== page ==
Indeed Nick. And it plays to my point about who has the power in the room. Co-production across cultures has to be about compromise and willingness to try new things - on all sides. In your example, the tutor's lack of cultural curiosity was indeed unhelpful and says more about their unwillingness to share power, I think. And of course, time is a constraint that means we often don't have the luxury or leisure to explore before we have to dive in.
4/10/2021 12:23:16 pm
Hi Richard. Yes, the power issue is very important - and very complex..!
9/10/2021 12:52:58 pm
This is really interesting, so thank you for initiating this conversation. I started pressing for action learning through coaching techniques when moving from Japanese classrooms to Arabic ones twenty five years ago - what a sea-change of experience that was!
11/10/2021 09:22:20 am
Thank you, Laurence. Would you be willing to share something more of your experiences of moving from "Japanese classrooms to Arabic ones" - including what you did the same or differently to make the transition? I'd love to hear more - not least to minimise the risk replicating the mistakes of those "western educators who role roughshod over local cultures and sweet minded, non-judgemental young students"!
4/10/2021 06:00:51 pm
5/10/2021 11:17:09 am
Thank you, Alex. I liked your summary of the purpose of these kinds of conversations - it has an appreciative inquiry quality to it. I will be very interested to look further into Narrative Practice. It sounds intriguing, especially in cultures and communities where sharing of stories is an important and valuable part of learning together. I'll have a look at the Dulwich Centre in Adelaide - and thank you for providing that reference and link!
5/10/2021 11:18:33 am
As someone who has facilitated action learning sets cross-culturally within leadership development programs during my time with Oxfam, and most recently in groups with several levels of hierarchy in a feminist leadership program in Nepal, many of these insights really resonated for me. Is there a fuller write-up of this initiative Nick? Great work!
5/10/2021 11:24:36 am
Thank you, John - and wow - I would love to hear more about your experiences with Oxfam and in Nepal! Have you written up anything anywhere? In relation to the piece of work I was reflecting on here, you may find this short piece interesting? https://www.nick-wright.com/learning-in-action.html
5/10/2021 11:25:40 am
This sounds like a fascinating + rich project - love this focus on relationship building and connection even across cultures and timezones. like the experimenting with writing down the questions and how did you do this over zoom - chat box? I can imagine the group mix and setting and revisiting ground rules would be essential pieces too.
5/10/2021 11:31:53 am
Thanks Katy. Yes, it was an amazing and inspiring learning experience. Yes, we sometimes used the chat box on Zoom to pose questions, where this felt more appropriate than in spoken form in open forum. I agree: in cross-cultural groups the issue of clear and explicit contracting is absolutely critical - yet can also be challenging to navigate if time is very limited and participants carry different underlying cultural assumptions, e.g. use similar language but mean different things by it. That makes an on-going spirit of curiosity and inquiry incredibly valuable, and the humility to revisit and revise on route if needed!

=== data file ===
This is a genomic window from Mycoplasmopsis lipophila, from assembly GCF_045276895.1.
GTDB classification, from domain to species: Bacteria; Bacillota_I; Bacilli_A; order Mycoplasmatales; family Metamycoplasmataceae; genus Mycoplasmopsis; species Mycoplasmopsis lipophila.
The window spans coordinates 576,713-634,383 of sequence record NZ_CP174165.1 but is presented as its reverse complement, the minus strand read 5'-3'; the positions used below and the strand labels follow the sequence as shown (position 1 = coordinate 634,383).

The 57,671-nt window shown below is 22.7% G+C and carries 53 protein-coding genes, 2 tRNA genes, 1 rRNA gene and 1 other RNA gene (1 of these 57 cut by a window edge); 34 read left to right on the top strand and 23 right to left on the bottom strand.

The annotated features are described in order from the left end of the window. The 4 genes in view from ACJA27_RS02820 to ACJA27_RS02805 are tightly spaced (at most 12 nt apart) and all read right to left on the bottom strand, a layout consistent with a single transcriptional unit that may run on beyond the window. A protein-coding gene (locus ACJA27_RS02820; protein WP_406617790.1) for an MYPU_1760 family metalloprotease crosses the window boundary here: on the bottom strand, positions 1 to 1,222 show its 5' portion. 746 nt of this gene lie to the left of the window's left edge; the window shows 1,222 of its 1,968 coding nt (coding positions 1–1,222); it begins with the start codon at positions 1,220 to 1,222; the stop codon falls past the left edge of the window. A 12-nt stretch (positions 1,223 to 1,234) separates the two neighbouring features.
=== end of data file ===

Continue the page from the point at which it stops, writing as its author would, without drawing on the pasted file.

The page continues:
Dr. Janice Tan
6/10/2021 11:51:59 am
So true Nick..about having the need to have 'preamble' in collectivist cultures.
6/10/2021 11:57:41 am
Thank you, Janice. I am still learning too..! I remember a linguistics tutor once commenting on how, in the UK, we use preamble as part of a cultural ritual, e.g. on meeting someone, 'How are you?' 'Fine thanks.' It's often more about establishing rapport than a literal query or response to the state of a person's wellbeing. There are some similarities in this short reflective piece that I wrote with a Chinese colleague: https://www.nick-wright.com/point.html. I'd be interested to hear how far it resonates with some of your cross-cultural experiences too?
Dr. Janice Tan
11/10/2021 09:16:55 am
Your article reminds me of one of my experiences. In the 90s, I was working for global western orgs., and this was a familiar scene as there were hardly any cross cultural awareness. With globalization in the 21st century, global orgs are very much aware of cultural diffrences and have conducted cross cultural trainings for their exceutives on global assignments. Thus birthing the need for 'local' cross-cultural coaches to support expatriates from different cultures send to this part of the world.
11/10/2021 09:26:16 am
Thank you, Janice. Yes, over time I have noticed some books appearing on cross-cultural coaching in the UK...although still sometimes based on fundamental Western cultural assumptions vis a vis e.g. individual autonomy in goal-setting, decision-making etc. If you can recommend any resources you have found useful in this area, I'd be very grateful!
17/10/2021 09:42:30 am
1/11/2021 09:50:10 am
Hi Nick. I do agree with all you say. As you know culture is even more complex, an Action Learning group could have different cultures from the same country being represented on them. And I guess you can add to this the fact that there will be the different personalities, experiences and backgrounds of group members.
1/11/2021 09:54:22 am
Thank you, Steve - and yes indeed. There is a risk that we may cluster everyone together from the same country, without necessarily acknowledging or exploring profound cultural differences within the same country. Added to that, any group is dynamically-complex, in that things can shift markedly depending on how participants are on the day, how they are feeling, what is happening in their lives and work outside of the group etc. This calls for great openness, awareness and sensitivity from the facilitator, as well as wider participants within the group.